In this two part blog series, we are focusing on the role of the Application class and its setMock methods. These methods, modelled after the platforms Test.setMock method (for mocking HTTP comms), provide a means to mock the core architectural layers of an application which is based on the Apex Enterprise Patterns. By allowing mocking in these areas, we can see that we can write unit tests that focus only on the behaviour of the controller, service or domain class we are testing.

Unit Testing

Preparing your Service, Domain and Selector classes for mocking

As described in my Dreamforce 2014 presentation, Apex Interfaces are key to implementing mocking. You must define these in order to allow the mocking framework to substitute dynamically different implementations. The patterns library also provides base interfaces that reflect the base class methods for the Selector and Domain layers. The sample application contains a full example of these interfaces and how they are applied.


// Service layer interface

public interface IOpportunitiesService
{
	void applyDiscounts(Set<ID> opportunityIds, Decimal discountPercentage);

	Set<Id> createInvoices(Set<ID> opportunityIds, Decimal discountPercentage);

	Id submitInvoicingJob();
}

// Domain layer interface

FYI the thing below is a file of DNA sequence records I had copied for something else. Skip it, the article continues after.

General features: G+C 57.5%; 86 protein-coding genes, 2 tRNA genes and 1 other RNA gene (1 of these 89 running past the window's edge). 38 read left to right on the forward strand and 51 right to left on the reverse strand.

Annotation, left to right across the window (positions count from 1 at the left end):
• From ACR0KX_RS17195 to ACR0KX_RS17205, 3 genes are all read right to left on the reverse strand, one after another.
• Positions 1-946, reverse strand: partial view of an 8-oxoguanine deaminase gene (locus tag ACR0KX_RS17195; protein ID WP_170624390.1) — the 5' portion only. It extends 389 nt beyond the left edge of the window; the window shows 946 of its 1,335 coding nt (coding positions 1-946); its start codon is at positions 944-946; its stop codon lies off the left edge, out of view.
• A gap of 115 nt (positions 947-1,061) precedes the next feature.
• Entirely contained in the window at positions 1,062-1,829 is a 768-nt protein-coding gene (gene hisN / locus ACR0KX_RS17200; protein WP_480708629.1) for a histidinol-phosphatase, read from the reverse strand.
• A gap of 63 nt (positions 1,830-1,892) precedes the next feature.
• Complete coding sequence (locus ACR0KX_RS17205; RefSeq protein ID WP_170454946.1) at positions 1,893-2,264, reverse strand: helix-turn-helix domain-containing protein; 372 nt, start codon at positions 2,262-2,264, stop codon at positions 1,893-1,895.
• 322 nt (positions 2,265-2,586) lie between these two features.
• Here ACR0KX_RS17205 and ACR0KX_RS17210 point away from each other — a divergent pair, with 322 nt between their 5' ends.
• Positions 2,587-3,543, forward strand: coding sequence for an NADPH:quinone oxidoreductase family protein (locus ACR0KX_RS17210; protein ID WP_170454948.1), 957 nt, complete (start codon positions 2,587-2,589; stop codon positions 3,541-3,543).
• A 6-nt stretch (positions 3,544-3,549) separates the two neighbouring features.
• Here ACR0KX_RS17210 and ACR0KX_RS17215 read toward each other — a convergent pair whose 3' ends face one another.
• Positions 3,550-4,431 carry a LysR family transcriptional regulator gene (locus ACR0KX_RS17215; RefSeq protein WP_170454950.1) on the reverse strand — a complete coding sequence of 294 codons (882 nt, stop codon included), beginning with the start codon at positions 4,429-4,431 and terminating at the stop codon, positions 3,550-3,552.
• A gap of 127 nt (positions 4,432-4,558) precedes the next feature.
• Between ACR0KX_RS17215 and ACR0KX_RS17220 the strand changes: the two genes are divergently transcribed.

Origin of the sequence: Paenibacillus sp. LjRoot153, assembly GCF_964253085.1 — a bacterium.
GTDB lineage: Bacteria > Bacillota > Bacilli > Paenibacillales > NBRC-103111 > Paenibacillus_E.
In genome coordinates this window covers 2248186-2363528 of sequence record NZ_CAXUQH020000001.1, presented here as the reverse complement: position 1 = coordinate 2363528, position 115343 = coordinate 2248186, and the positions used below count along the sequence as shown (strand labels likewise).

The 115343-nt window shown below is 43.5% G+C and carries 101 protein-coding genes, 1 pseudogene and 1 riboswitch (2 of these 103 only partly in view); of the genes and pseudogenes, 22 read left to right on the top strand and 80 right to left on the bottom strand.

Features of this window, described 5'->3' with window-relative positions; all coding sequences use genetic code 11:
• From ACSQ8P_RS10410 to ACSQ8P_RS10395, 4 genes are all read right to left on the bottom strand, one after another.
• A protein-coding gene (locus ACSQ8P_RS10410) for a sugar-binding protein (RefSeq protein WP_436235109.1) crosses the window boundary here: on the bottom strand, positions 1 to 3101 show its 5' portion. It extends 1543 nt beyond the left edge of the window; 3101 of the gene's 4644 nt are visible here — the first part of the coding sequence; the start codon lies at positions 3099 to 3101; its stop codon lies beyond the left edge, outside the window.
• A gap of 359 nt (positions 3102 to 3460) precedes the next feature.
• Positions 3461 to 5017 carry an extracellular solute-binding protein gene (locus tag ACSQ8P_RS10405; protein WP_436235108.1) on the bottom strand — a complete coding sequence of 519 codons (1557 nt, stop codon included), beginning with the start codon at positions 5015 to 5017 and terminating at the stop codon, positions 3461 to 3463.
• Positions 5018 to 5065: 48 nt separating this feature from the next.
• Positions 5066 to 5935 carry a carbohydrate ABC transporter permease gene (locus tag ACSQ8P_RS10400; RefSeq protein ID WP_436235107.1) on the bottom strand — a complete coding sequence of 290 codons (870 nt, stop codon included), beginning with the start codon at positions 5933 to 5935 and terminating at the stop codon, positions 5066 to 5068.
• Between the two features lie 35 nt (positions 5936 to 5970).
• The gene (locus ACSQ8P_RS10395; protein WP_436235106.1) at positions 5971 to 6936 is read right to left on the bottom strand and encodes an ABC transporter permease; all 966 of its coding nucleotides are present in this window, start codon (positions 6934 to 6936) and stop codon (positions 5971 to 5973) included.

public interface IOpportunities extends fflib_ISObjectDomain
{
	void applyDiscount(Decimal discountPercentage, fflib_ISObjectUnitOfWork uow);
}

// Selector layer interface

public interface IOpportunitiesSelector extends fflib_ISObjectSelector
{
	List<Opportunity> selectByIdWithProducts(Set<ID> idSet);
}

First up apply the Domain class interfaces as follows…


// Implementing Domain layer interface

public class Opportunities extends fflib_SObjectDomain
	implements IOpportunities {

	// Rest of the class
}

Next is the Service class, since the service layer remains stateless and global, i prefer to retain the static method style. Since you cannot apply interfaces to static methods, i use the following convention, though I’ve seen others with inner classes. First create a new class something like OpportunitiesServiceImpl, copy the implementation of the existing service into it and remove the static modifier from the method signatures before apply the interface. The original service class then becomes a stub for the service entry point.


// Implementing Service layer interface

public class OpportunitiesServiceImpl
	implements IOpportunitiesService
{